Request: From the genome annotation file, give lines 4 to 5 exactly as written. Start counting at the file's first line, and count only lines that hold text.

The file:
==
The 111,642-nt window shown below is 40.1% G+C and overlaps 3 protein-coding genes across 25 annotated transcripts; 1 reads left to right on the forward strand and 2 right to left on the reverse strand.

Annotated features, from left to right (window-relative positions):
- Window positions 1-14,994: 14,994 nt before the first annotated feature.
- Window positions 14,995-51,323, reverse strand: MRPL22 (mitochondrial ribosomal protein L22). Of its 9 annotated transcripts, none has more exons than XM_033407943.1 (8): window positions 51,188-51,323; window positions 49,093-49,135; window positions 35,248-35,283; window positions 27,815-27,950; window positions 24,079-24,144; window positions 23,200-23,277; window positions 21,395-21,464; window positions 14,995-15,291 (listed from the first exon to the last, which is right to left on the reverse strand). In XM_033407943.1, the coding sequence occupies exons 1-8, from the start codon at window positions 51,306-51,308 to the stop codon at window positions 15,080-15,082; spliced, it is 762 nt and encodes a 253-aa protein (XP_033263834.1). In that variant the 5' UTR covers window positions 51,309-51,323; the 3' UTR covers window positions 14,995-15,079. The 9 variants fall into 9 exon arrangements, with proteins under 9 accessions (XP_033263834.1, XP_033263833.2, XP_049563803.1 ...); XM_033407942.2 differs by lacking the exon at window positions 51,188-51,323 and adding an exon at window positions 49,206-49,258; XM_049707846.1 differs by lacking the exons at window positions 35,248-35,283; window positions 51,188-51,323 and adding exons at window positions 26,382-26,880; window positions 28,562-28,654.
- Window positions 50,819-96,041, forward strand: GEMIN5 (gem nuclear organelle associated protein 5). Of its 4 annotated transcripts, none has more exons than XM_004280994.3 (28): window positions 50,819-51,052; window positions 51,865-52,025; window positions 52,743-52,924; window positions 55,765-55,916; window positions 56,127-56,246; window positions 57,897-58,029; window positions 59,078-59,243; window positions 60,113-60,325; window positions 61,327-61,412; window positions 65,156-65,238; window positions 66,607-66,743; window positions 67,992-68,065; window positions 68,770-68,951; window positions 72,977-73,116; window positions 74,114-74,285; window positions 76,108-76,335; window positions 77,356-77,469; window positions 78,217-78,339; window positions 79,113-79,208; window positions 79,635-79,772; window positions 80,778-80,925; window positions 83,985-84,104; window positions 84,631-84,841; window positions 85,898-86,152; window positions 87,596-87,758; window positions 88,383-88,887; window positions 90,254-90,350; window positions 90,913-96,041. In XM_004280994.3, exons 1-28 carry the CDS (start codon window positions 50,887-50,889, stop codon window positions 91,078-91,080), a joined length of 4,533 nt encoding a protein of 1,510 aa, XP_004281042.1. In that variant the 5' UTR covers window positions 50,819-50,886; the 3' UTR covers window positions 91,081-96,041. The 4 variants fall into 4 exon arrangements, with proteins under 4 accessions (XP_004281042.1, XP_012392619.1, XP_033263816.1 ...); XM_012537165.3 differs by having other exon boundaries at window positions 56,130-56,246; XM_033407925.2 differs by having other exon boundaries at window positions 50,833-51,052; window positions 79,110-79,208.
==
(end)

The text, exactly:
- Window positions 14,995-51,323, reverse strand: MRPL22 (mitochondrial ribosomal protein L22). Of its 9 annotated transcripts, none has more exons than XM_033407943.1 (8): window positions 51,188-51,323; window positions 49,093-49,135; window positions 35,248-35,283; window positions 27,815-27,950; window positions 24,079-24,144; window positions 23,200-23,277; window positions 21,395-21,464; window positions 14,995-15,291 (listed from the first exon to the last, which is right to left on the reverse strand). In XM_033407943.1, the coding sequence occupies exons 1-8, from the start codon at window positions 51,306-51,308 to the stop codon at window positions 15,080-15,082; spliced, it is 762 nt and encodes a 253-aa protein (XP_033263834.1). In that variant the 5' UTR covers window positions 51,309-51,323; the 3' UTR covers window positions 14,995-15,079. The 9 variants fall into 9 exon arrangements, with proteins under 9 accessions (XP_033263834.1, XP_033263833.2, XP_049563803.1 ...); XM_033407942.2 differs by lacking the exon at window positions 51,188-51,323 and adding an exon at window positions 49,206-49,258; XM_049707846.1 differs by lacking the exons at window positions 35,248-35,283; window positions 51,188-51,323 and adding exons at window positions 26,382-26,880; window positions 28,562-28,654.
- Window positions 50,819-96,041, forward strand: GEMIN5 (gem nuclear organelle associated protein 5). Of its 4 annotated transcripts, none has more exons than XM_004280994.3 (28): window positions 50,819-51,052; window positions 51,865-52,025; window positions 52,743-52,924; window positions 55,765-55,916; window positions 56,127-56,246; window positions 57,897-58,029; window positions 59,078-59,243; window positions 60,113-60,325; window positions 61,327-61,412; window positions 65,156-65,238; window positions 66,607-66,743; window positions 67,992-68,065; window positions 68,770-68,951; window positions 72,977-73,116; window positions 74,114-74,285; window positions 76,108-76,335; window positions 77,356-77,469; window positions 78,217-78,339; window positions 79,113-79,208; window positions 79,635-79,772; window positions 80,778-80,925; window positions 83,985-84,104; window positions 84,631-84,841; window positions 85,898-86,152; window positions 87,596-87,758; window positions 88,383-88,887; window positions 90,254-90,350; window positions 90,913-96,041. In XM_004280994.3, exons 1-28 carry the CDS (start codon window positions 50,887-50,889, stop codon window positions 91,078-91,080), a joined length of 4,533 nt encoding a protein of 1,510 aa, XP_004281042.1. In that variant the 5' UTR covers window positions 50,819-50,886; the 3' UTR covers window positions 91,081-96,041. The 4 variants fall into 4 exon arrangements, with proteins under 4 accessions (XP_004281042.1, XP_012392619.1, XP_033263816.1 ...); XM_012537165.3 differs by having other exon boundaries at window positions 56,130-56,246; XM_033407925.2 differs by having other exon boundaries at window positions 50,833-51,052; window positions 79,110-79,208.